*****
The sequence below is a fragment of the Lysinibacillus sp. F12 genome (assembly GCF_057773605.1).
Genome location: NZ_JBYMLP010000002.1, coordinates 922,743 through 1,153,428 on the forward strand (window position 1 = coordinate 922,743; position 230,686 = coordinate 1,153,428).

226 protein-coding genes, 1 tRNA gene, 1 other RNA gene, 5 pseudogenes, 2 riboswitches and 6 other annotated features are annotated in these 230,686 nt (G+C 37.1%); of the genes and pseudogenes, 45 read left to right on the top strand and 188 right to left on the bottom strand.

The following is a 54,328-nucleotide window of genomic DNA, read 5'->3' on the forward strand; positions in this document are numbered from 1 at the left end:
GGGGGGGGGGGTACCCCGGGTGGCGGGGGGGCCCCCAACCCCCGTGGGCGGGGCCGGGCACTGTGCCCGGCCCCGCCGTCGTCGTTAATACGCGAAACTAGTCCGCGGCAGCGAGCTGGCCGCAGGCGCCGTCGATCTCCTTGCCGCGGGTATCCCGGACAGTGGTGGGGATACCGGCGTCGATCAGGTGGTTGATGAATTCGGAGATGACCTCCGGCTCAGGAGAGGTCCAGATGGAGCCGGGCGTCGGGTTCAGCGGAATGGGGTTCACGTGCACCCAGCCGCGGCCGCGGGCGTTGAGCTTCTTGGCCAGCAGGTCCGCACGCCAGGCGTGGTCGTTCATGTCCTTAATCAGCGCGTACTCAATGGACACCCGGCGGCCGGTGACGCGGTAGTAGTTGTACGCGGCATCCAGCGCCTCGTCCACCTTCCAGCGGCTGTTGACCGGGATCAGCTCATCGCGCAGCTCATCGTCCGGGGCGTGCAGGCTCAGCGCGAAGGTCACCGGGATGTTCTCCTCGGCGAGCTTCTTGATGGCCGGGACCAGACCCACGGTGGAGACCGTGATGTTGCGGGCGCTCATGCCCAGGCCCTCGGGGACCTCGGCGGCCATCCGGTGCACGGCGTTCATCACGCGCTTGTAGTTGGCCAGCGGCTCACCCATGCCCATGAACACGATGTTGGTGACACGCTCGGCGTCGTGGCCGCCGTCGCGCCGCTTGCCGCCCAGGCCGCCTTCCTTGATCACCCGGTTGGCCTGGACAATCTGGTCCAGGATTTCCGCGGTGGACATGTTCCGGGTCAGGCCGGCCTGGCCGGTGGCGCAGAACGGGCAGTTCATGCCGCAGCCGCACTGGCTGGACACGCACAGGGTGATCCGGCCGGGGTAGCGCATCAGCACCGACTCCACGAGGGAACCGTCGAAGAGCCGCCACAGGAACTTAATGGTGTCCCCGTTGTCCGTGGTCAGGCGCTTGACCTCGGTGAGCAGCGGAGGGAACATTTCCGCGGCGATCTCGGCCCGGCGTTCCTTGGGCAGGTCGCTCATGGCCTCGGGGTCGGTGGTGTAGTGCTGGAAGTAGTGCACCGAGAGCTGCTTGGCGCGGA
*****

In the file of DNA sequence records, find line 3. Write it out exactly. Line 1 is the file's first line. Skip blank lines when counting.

226 protein-coding genes, 1 tRNA gene, 1 other RNA gene, 5 pseudogenes, 2 riboswitches and 6 other annotated features are annotated in these 230,686 nt (G+C 37.1%); of the genes and pseudogenes, 45 read left to right on the top strand and 188 right to left on the bottom strand.